(a film review by Mark R. Leeper)

CAPSULE: Joseph Gordon-Levitt plays a young man who has a possibly terminal case of spine cancer with 50/50 odds of surviving. His disease transforms his relationship with people he knows, particularly his complete vulgarian best friend played by Seth Rogen and his novice therapist Anna Kendrick. Jonathan Levine directs a film that may be one of the year's best but still makes one yearn for the serious and uncompromising films of the 1950s and 1960s. Rating: low +2 (-4 to +4) or 7/10

In a previous age the film industry could have made for its general audience a grim and hard-hitting film like THE DAYS OF WINE AND ROSES. That film looked at the problem of alcoholism. It is a love story too, but at the same time we know that it is a story of doomed love. We know from the beginning that it is about what happens when alcoholism destroys lives. These days we know that what the core audience is buying is films like CAPTAIN AMERICA, GREEN LANTERN, and THOR, albeit bringing in diminishing audiences. With 50/50 the filmmakers are testing the waters with a mainstream film on the subject of cancer, but sweetening the pot with raunchy comedy and a sweet boy meets girl subplot. It is not as if they are doing a good job of bringing a serious subject to Saturday night audiences, but it has become amazing that they are doing it at all. And I am sure they are paying a price for it. I know of a film fan who would not go to Disney Studio's excellent THE BRIDGE TO TERABITHIA or the equally good AWAY FROM HER because those have some grim and realistic elements.

Adam (played by Joseph Gordon-Levitt) is a seemingly healthy man about twenty-four years old with an attractive girlfriend, Rachael (Bryce Dallas Howard), and a best friend Kyle (Seth Rogen) who is a bit crude. Make that "more than a bit." But Adam has been suffering from a backache and a visit to the doctor tells him that it is caused by a rare form of spinal cancer. Adam researches his affliction on the Internet and discovers that his odds of surviving are somewhere around 50% (hence the title of the film). Adam is prescribed a course of chemotherapy. What follows mixes comedy and high drama as his relationships to Rachael, Kyle, his mother (Anjelica Huston), and pretty much everyone he knows will now be driven by the fact that in a year Adam may no longer be alive. He gets a young therapist to help him cope Katherine (Anna Kendrick of UP IN THE AIR). She turns out to be something of a novice and is awkward around Adam, her third patient. He makes friends with two older men, both also getting chemotherapy, whom he sees at the hospital, Alan (Philip Baker Hall) and Mitch (Matt Frewer of "Max Headroom").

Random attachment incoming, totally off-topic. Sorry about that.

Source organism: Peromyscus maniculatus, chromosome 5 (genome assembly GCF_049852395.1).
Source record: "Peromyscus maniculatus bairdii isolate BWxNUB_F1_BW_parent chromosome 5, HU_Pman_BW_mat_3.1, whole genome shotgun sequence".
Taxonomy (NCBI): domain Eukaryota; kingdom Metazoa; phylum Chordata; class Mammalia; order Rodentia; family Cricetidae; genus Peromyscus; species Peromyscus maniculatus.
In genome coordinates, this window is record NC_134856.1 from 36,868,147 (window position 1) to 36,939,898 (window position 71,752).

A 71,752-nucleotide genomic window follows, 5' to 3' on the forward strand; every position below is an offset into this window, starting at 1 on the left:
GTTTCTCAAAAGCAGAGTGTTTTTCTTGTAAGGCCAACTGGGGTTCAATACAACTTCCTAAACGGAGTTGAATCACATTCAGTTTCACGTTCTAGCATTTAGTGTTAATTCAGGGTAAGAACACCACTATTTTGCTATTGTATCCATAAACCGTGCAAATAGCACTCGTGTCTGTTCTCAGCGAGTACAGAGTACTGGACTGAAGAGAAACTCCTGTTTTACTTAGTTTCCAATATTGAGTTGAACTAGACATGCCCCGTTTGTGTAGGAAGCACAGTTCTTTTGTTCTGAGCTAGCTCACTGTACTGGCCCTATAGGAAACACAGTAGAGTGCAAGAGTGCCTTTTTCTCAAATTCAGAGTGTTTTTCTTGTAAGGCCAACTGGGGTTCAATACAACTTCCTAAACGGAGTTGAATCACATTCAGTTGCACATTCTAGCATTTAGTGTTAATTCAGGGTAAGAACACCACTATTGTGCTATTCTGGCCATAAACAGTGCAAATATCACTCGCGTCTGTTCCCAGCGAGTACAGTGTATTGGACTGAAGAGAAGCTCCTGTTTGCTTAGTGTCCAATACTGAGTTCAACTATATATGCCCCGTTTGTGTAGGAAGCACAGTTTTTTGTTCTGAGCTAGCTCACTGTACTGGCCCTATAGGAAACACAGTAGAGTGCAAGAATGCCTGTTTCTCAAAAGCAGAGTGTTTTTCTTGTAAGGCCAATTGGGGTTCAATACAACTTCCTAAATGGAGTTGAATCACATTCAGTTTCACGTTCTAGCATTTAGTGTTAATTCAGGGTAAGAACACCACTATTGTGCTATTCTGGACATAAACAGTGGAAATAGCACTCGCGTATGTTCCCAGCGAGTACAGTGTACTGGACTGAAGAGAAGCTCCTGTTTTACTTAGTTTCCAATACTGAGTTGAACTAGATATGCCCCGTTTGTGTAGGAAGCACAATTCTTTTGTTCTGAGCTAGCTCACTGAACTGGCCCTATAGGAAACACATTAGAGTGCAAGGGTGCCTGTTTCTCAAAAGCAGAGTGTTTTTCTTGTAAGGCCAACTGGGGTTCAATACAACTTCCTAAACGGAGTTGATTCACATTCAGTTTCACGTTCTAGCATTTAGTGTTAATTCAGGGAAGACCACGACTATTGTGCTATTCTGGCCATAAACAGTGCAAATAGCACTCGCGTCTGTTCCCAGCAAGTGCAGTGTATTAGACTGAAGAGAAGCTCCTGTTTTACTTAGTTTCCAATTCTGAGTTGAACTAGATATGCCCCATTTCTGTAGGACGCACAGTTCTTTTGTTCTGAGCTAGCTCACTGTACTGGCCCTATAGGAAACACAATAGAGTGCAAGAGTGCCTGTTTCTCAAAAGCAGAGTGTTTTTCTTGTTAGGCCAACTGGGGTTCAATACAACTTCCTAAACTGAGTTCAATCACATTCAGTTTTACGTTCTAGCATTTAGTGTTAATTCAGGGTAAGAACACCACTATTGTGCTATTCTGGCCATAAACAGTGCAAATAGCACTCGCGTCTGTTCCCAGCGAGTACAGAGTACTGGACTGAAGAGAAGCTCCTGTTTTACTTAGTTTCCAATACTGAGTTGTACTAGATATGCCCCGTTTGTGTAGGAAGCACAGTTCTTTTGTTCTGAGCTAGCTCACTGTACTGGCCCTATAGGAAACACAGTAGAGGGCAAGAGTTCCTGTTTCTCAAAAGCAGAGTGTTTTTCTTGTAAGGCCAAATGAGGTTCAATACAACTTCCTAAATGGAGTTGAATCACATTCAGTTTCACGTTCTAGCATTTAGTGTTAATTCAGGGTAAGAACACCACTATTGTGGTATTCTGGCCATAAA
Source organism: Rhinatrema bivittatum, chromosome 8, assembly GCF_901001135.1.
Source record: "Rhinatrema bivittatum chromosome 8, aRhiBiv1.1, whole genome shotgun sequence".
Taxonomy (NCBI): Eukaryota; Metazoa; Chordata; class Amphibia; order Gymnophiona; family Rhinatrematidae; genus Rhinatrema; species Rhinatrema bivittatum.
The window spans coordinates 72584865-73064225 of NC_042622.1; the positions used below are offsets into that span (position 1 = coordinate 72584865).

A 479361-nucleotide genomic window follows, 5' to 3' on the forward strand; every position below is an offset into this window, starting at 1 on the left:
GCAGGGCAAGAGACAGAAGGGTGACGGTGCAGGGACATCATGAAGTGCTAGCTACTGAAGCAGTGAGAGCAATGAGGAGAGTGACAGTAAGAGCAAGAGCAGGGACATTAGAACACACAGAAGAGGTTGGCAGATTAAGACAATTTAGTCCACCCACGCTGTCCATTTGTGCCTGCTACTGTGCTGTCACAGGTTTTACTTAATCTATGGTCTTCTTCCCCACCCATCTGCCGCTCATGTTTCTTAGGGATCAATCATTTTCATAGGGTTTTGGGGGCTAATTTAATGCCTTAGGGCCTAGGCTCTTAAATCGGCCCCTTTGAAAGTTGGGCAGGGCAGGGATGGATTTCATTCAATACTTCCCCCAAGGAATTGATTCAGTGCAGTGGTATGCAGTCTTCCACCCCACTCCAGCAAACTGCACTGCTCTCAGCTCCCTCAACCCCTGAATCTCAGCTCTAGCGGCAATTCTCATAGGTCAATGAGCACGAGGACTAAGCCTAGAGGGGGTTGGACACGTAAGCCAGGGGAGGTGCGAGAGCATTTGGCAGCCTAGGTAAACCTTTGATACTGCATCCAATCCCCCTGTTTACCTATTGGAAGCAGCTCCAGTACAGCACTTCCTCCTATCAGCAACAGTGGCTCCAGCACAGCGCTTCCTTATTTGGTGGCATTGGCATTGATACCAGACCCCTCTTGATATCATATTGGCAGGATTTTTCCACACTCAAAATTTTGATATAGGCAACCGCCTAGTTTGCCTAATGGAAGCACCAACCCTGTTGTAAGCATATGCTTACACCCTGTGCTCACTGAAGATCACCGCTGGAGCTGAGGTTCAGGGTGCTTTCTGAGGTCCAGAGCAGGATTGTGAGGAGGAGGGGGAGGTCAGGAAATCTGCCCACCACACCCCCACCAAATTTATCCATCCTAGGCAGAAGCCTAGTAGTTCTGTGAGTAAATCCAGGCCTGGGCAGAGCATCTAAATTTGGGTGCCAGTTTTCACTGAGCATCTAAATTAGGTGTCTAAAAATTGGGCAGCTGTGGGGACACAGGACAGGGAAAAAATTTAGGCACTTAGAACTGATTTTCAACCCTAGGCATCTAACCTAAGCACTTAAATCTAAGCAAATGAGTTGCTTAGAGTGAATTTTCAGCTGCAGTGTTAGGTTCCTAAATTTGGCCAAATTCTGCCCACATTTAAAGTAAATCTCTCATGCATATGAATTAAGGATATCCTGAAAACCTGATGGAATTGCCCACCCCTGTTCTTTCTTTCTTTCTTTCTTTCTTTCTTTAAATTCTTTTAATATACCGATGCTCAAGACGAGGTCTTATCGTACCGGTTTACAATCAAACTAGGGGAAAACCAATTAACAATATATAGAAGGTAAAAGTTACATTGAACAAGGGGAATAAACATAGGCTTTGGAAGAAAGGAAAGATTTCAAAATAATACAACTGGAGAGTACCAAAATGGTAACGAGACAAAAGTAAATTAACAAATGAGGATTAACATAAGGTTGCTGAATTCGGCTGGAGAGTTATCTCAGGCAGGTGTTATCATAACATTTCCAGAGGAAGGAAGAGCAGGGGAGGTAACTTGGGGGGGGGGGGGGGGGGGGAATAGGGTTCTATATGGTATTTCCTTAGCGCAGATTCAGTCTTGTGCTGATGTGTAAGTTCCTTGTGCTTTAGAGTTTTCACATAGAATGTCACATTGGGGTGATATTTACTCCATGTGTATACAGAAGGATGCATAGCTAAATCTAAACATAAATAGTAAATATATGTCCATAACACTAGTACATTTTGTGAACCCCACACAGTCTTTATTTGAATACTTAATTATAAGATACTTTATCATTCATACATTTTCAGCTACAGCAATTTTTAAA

Gordon-Leavitt does not have what I would consider an expressive face. In INCEPTION he played the role very straight and deadpan. That may not be the most communicative acting, but here it probably works in his best interest. Adam is the sort of person who will remain bottled up inside himself until he boils over. Gordon- Leavitt is actually a good choice for Adam. Scriptwriter Will Reiser based the script on his own experience in his bout with spinal cancer. During that time he too had a tasteless best friend like the one that Seth Rogan plays. His best friend was Seth Rogan. In a sense, Rogan is playing himself, so his acting cannot really be faulted. Anna Kendrick has yet to do any powerful or impressive acting in anything I have seen her in--which is to say in this and UP IN THE AIR. She has a fresh face and manner that is pleasant to see on the screen, but it will be interesting to so if she can take on more demanding roles. If she lacks range it may not be such a grievous fault. In most of her early films Audrey Hepburn did not show much dramatic range I am aware of. She also had a fresh face and manner.

To me this film seems like a compromise with the viewing public. Your spoonful of sugar is a rollicking and a little gross comedy and a love story with attractive people. But you have to swallow down your cancer story with it. At least it is closer to the real world than THOR is. I rate 50/50 a low +2 on the -4 to +4 scale or 7/10.

Film Credits: http://www.imdb.com/title/tt1306980/

What others are saying: http://www.rottentomatoes.com/m/5050_2011/

					Mark R. Leeper
					Copyright 2011 Mark R. Leeper